The publishers, Looney Labs, also greatly encourage their fans and customers to create their own games using the pieces. I have created a few myself and entered design contests that are fan run and intended to expand the Pyramid game world. As a means for creating your own boardgame or just a versatile system to playing hundreds of games, they are a fantastic investment of your entertainment dollar. -- Sam Zitin Read the rest
First off, this leash is incredibly comfortable to hold. You wouldn’t think so by looking at it but I have walked, run, skied and bushwhacked with it in every season and you hardly know it’s there. Part of it is the soft rubber coating on the handle but it’s mostly the moulded shape that snugs right into your palm.
Next, it is very strong. When my 65 lb male Samoyed goes after a squirrel, the half inch wide, spring loaded belt pays out until it reaches the end and whammo: full stop, no problem. I haven’t cracked the case to see how the end of the belt attaches to the reel but it has stood up to this punishment nearly every day for several years now. Of course, this also speaks to how the spring-loaded, stainless steel D clip is fastened to the dog end of the belt: it’s looped through, folded back and crimped with a plastic clamshell.
The leash has an elegant locking-mechanism that works reliably and intuitively by pushing a button with your thumb and then engaging a switch. This locks the belt at whatever length you want, and yep, it holds firm when charging dog meets end of leash. The belt is released just by pushing the switch again. Both setting and releasing the length are easy to do with one gloved hand.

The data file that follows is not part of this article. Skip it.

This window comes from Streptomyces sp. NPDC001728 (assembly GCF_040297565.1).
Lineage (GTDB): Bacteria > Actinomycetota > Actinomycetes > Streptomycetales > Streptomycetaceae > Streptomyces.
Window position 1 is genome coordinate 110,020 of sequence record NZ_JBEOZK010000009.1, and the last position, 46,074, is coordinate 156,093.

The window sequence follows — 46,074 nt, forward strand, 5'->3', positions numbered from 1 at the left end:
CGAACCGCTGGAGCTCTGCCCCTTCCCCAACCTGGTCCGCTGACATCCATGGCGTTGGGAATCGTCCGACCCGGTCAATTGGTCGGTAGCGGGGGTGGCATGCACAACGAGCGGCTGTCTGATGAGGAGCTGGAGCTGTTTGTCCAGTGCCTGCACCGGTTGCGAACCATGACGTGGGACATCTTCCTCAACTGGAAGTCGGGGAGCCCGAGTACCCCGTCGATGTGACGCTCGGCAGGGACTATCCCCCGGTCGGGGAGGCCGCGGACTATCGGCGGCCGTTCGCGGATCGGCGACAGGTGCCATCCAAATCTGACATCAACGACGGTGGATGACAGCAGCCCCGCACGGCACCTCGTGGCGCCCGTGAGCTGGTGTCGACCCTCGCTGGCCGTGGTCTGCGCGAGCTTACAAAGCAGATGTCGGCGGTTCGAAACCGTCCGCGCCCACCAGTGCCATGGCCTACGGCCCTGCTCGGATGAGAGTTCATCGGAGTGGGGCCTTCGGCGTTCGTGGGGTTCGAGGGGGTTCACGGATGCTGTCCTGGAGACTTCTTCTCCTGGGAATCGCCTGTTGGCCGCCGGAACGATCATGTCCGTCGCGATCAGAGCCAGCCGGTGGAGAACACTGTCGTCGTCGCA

When you run, walk or ski with your dog, the reel constantly pays out and retrieves slack (unless you’ve set the lock) so the belt rarely gets tangled the way other leashes can. Read the rest
You don’t want to mess with your phone much while driving, period.
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For years, I was frustrated by stripped screw holes, particularly with wooden doors. To get a screw to stay in the stripped hole, I stuffed wood pieces, plastic anchors, basically anything I could find that would fit in the hole. Usually the fix failed, and I was again searching for a MacGyver fix.
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I camp a lot and picked up six Power Pull bungee cords last year.